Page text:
Full Article and Source:
How to Prevent Financial Abuse of Elderly Parents

Alleged fraudster charged with bilking elderly

March 28, 2013

A 62-year-old man accused of bilking several people out of more than $70,000 with stories ranging from his wife’s miscarriage to a legally entangled inheritance pleaded not guilty to 13 felonies.

Prosecutors say James Keeton gained the trust of the victims, ages 51 to 88, before gaining their money. He met them through the San Mateo Horseman’s Association and St. Pius Parish in Redwood City ultimately sought personal loans between $3,000 and $23,650. He reportedly claimed his wife had recently miscarried twins and their home was at risk of foreclosure but that that they could repay the money with a pending large inheritance tied up in litigation in New York. Keeton took the loans but never repaid the money, according to the District Attorney’s Office.

The total amount taken from all the alleged victims is $73,650.

Keeton pleaded not guilty to seven counts of fraud and six counts of elder abuse. He did not waive his right to a speedy trial and a preliminary hearing was set for March 29.

Bail was set at $750,000 with the order that any bond posted be examined to ensure it does not include any of the allegedly defrauded funds. He remains in custody and returns to court March 27 for a review conference.

Full Article & Source:
Alleged fraudster charged with bilking elderly

Justice at Last for Disinherited Caretaker, Sam Manzo!

March 27, 2013

It has taken too long for justice to prevail — 3 1/2 years.

The arc of history is finally bending toward justice in the case of Sam Manzo and the valuable but ramshackle farm he stands to inherit in Southington. 

This past week, a Superior Court judge hearing Mr. Manzo’s appeal of a Southington probate court order removed what is probably the last significant roadblock between Mr. Manzo and his rightful inheritance.

Now the case goes to Hartford Probate Judge Robert Killian to resolve the few remaining questions. Surely the erudite, experienced Judge Killian can wrap up the case — which has been an ugly sore on the probate system — with dispatch.

The farm was the property of Josephine Smoron, who died at 92 on June 20, 2009. Ms. Smoron wanted Mr. Manzo, her longtime caretaker, to have the farm — and especially her beloved cows. She said so, specifically, in two wills.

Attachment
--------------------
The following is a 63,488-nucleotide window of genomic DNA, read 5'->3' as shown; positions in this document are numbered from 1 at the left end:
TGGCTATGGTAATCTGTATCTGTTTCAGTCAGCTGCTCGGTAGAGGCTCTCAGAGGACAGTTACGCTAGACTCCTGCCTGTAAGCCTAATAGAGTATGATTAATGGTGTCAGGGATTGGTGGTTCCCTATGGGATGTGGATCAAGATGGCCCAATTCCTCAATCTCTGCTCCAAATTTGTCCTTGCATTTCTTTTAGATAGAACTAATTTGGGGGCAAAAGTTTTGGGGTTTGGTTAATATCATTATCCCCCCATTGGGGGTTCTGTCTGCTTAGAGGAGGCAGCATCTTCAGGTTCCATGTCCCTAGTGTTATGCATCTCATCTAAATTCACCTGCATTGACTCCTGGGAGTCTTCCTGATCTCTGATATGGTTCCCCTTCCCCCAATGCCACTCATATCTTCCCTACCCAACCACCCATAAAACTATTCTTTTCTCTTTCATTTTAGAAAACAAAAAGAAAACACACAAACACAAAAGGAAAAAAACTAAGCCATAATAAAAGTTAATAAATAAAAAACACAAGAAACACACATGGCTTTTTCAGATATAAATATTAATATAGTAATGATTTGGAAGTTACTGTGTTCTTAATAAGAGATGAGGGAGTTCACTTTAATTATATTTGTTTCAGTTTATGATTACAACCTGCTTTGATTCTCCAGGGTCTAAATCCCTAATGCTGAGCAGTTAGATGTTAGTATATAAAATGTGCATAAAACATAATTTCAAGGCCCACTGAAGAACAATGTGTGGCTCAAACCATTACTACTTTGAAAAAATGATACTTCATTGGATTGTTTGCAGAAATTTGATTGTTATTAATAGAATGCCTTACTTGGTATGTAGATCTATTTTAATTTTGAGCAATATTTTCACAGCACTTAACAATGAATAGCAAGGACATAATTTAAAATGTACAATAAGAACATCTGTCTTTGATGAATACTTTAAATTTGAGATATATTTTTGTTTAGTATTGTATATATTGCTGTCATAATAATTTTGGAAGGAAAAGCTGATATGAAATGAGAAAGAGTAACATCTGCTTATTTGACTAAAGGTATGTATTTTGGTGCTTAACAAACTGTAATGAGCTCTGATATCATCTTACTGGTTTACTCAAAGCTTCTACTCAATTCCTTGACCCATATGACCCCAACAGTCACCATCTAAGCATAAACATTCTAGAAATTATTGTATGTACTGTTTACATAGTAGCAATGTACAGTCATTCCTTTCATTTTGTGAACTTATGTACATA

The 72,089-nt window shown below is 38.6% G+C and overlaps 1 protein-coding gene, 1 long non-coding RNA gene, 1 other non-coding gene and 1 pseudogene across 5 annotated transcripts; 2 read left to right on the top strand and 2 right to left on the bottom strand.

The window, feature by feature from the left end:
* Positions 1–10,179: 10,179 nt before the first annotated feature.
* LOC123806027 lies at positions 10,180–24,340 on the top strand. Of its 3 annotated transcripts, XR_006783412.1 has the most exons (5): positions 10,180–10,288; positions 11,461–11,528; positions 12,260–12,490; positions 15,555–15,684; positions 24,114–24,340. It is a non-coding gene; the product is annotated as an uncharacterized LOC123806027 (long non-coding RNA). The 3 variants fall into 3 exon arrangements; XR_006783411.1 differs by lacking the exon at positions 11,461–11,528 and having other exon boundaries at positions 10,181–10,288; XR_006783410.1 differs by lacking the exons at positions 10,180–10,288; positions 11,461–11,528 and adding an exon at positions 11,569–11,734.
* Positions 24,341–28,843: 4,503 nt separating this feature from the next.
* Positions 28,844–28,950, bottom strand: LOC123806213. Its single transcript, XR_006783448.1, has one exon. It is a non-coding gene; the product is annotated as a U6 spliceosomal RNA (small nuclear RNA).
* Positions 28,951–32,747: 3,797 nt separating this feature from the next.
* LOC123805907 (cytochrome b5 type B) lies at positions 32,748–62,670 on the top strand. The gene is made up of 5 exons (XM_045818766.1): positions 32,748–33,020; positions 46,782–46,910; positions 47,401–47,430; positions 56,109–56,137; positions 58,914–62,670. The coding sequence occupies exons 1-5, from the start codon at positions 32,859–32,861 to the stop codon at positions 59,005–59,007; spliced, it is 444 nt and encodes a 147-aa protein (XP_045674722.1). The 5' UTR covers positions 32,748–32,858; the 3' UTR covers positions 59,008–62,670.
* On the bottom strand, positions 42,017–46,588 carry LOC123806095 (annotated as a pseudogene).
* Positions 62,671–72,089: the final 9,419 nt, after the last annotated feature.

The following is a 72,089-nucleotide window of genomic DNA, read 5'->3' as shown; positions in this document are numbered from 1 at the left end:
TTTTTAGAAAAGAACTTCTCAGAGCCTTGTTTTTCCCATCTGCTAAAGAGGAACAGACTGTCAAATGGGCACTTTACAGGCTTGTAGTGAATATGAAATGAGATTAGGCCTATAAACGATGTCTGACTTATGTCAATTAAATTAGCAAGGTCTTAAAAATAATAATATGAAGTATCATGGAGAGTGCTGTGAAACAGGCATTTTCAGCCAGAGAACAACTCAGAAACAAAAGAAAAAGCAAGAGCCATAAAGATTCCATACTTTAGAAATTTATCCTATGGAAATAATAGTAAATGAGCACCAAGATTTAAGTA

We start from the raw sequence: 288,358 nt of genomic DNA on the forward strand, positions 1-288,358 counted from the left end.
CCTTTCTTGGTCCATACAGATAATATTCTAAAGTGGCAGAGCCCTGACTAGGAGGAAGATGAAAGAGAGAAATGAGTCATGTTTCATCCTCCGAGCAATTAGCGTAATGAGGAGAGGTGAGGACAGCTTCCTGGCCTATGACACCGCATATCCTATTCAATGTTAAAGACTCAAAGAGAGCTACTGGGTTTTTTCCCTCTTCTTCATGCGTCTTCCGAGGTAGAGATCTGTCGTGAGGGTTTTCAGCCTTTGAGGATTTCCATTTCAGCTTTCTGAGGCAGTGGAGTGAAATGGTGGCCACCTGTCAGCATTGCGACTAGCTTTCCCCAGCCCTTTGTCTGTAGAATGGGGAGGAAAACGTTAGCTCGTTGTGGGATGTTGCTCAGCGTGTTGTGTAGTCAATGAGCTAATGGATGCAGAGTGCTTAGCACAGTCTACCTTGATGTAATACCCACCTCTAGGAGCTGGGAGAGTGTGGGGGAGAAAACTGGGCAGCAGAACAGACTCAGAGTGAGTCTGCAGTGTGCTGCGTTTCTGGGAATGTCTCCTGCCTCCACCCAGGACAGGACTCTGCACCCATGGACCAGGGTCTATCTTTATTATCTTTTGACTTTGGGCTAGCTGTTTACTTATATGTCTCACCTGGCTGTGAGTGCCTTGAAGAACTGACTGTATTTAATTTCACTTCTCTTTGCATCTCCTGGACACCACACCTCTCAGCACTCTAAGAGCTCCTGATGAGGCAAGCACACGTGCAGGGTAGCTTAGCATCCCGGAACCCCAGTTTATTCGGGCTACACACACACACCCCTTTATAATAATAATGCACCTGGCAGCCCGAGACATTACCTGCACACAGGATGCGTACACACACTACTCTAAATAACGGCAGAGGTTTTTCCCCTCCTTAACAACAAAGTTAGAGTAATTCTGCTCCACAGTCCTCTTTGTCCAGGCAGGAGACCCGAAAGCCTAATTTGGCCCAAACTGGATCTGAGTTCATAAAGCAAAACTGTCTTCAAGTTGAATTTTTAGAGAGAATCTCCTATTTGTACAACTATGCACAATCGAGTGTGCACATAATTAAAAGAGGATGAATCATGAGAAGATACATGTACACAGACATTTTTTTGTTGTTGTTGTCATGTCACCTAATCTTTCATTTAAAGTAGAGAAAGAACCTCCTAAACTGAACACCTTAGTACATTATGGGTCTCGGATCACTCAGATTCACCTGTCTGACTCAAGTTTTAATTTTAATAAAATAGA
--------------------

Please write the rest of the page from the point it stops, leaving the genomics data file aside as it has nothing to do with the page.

But while Ms. Smoron lay dying in a nursing home, a probate judge who would later be censured by the Council on Probate Judicial Conduct and a lawyer who was castigated by the Statewide Grievance Committee ignored the old lady’s wishes and sought to hustle Mr. Manzo out of his eventual inheritance.

The probate judge, Bryan Meccariello, expressed doubts about Mr. Manzo’s ability to take care of Ms. Smoron as she declined and wondered whether the caretaker was putting his own interests first. He terminated Mr. Manzo’s conservatorship of Ms. Smoron.

Mr. Meccariello then allowed the lawyer, John Nugent, who became Ms. Smoron’s conservator, to set up two trusts, transfer her assets into them and name others to be the beneficiaries — putting the farm beyond Mr. Manzo’s reach. Mr. Nugent wanted the Smoron farm sold to a developer.

It was a brazen scheme. But Superior Court Judge William H. Bright, who heard Mr. Manzo’s appeal of the Southington probate court order setting up the trusts, would have none of it.

Full Article and Source:
Justice at Last for Disinherited Caretaker

See Also:
Panel Rules AGainst Lawyer in Smoron Probate Case

Astor son, 88, loses appeal, could face prison

March 27, 2013

NEW YORK (AP) — New York philanthropist Brooke Astor’s 88-year-old son has lost an appeal that kept him out of prison after he was convicted of plundering her fortune.

The state Supreme Court’s Appellate Division ruled Tuesday that Anthony Marshall’s 2009 conviction was based on legally sufficient evidence. Appeals judges also rejected Marshall’s argument that his age and illness warranted sparing him prison.

Marshall was sentenced to at least a year in prison, but he was allowed to stay free on bail during the appeal. It’s not clear whether Marshall will now have to report to prison or may appeal further and remain free on bail.

Lawyer John Cuti says Marshall is exploring his legal options.

Full Article & Source:
Astor son, 88, loses appeal, could face prison